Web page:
Featured Research

from universities, journals, and other organizations

Views on health disparities fueled largely by political ideology, research finds

Date:
November 9, 2010
Source:
Michigan State University
Summary:
When it comes to public perception about health disparities in the United States, political ideology plays a surprisingly large role -- more so even than party affiliation, according to new research.

When it comes to public perception about health disparities in the United States, political ideology plays a surprisingly large role -- more so even than party affiliation, according to new research by a Michigan State University sociologist.

"As far as our beliefs about unequal access to health care, whether we are conservative or liberal seems to be much more important than whether we are Republican or Democrat," said Harry Perlstadt, professor of sociology.

Perlstadt's study is the first to scientifically examine political and ideological beliefs on the issue of health disparities. He is presenting his findings at the American Public Health Association's 138th annual meeting in Denver.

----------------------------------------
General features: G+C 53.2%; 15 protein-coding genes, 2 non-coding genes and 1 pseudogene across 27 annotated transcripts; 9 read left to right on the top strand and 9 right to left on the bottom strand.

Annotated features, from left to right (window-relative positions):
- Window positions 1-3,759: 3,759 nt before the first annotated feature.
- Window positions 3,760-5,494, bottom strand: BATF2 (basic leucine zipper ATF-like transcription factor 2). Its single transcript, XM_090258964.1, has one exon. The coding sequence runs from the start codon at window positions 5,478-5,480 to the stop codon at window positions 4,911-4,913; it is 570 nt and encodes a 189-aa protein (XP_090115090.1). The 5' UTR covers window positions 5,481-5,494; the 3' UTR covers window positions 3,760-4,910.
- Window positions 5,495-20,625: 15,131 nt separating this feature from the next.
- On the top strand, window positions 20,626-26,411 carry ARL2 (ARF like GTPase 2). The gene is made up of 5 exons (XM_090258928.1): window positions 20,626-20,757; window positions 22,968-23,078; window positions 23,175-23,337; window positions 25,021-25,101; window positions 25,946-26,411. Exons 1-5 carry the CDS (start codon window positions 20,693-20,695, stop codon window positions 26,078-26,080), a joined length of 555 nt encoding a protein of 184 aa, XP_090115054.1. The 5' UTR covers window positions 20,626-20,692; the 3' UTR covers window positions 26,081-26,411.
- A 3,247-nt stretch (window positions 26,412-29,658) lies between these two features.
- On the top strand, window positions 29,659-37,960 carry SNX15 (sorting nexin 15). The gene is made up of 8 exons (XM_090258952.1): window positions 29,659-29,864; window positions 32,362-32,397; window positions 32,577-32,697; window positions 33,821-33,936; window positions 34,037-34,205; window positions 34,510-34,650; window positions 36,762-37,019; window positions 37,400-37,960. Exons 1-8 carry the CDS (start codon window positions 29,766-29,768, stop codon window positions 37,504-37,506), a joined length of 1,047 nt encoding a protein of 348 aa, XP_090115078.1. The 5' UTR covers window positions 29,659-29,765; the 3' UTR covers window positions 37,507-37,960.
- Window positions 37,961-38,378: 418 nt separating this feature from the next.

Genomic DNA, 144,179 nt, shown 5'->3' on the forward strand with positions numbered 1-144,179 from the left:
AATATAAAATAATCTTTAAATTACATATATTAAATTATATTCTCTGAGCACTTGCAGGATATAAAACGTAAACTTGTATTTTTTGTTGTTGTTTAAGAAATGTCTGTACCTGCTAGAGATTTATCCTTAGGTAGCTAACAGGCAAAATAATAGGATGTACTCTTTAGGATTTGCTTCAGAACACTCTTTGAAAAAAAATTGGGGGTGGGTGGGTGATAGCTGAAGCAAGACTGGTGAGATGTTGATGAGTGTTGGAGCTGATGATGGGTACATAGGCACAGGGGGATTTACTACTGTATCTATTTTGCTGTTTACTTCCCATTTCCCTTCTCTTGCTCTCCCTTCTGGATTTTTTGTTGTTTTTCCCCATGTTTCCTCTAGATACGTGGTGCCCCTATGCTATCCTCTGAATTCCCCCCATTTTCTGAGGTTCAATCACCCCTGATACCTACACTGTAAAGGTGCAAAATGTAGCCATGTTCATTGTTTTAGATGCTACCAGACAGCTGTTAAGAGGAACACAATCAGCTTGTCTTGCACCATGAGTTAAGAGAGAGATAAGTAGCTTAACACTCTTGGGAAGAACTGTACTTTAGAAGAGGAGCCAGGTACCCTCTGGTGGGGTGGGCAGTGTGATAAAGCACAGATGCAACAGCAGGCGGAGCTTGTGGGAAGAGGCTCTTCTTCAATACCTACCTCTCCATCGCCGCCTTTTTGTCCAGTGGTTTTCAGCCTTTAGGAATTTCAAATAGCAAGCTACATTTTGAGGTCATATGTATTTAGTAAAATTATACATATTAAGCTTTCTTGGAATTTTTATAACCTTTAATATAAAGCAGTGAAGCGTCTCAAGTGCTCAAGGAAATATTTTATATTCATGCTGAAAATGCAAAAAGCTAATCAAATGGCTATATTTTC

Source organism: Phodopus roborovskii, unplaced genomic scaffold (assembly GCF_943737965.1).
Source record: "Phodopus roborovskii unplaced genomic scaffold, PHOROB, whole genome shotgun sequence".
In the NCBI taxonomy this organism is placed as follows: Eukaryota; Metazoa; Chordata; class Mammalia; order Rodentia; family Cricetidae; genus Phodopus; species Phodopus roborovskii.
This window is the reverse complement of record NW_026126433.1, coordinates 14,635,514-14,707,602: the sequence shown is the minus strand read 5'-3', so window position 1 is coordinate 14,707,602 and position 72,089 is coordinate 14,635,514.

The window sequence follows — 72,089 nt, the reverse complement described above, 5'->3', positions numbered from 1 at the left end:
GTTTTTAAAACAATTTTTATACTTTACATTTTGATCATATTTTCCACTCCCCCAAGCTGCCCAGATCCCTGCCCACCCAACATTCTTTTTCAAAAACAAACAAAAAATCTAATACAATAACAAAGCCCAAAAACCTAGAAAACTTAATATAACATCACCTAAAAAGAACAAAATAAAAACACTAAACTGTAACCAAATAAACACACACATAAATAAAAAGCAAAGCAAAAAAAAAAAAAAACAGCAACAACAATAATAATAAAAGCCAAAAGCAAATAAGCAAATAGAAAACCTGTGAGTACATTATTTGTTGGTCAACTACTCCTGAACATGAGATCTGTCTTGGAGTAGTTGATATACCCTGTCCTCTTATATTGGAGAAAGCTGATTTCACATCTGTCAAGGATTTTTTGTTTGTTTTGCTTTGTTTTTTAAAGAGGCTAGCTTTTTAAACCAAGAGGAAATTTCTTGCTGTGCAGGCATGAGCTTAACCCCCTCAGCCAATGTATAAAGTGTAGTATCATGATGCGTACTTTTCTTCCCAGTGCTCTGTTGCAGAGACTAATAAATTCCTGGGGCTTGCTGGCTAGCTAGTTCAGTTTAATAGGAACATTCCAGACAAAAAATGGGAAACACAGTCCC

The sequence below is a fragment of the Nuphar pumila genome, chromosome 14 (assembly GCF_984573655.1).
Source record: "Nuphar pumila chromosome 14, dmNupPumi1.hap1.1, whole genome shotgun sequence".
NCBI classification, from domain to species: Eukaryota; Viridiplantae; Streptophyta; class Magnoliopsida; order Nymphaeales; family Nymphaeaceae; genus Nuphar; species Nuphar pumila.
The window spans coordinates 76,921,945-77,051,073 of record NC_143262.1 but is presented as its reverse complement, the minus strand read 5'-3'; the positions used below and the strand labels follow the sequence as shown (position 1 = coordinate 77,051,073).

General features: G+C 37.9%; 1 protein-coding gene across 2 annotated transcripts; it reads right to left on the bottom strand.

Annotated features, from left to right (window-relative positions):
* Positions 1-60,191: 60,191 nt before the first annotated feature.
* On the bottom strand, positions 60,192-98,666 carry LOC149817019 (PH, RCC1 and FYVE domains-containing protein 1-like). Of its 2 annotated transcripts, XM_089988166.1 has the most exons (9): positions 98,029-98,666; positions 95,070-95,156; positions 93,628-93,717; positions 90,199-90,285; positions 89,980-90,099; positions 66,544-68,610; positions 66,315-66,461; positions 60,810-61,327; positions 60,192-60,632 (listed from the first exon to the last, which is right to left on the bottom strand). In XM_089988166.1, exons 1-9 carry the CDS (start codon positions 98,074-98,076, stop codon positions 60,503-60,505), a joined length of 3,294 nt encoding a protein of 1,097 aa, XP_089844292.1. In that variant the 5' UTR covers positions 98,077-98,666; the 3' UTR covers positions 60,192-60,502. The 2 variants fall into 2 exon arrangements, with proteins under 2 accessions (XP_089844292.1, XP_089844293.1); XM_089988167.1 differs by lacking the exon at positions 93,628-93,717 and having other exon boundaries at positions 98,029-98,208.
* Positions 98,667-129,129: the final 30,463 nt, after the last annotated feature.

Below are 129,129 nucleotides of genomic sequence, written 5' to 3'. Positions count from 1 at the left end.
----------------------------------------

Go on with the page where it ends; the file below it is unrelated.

The issue is back in the headlines after Republicans captured the U.S. House Nov. 2 and vowed to repeal the new health care law that expands coverage to all Americans. Perlstadt said that while government officials and health workers are familiar with the social factors that create health disparities for minorities and low-income people, the perceptions of the general public have not been fully explored, particularly in terms of political values and identity.

Understanding the nuances of how the public perceives health disparities is important for lawmakers on both sides of the aisle as they shape their strategies on health care reform, Perlstadt said.

He commissioned a telephone survey with MSU's Institute for Public Policy and Social Research that gathered information on the respondents and asked a series of questions regarding their beliefs about health disparities. The questions included, "How often do you think the health care system treats people unfairly based on whether they have health insurance?" and "How often does a person's race or ethnic background affect whether they can get routine medical care when they need it?"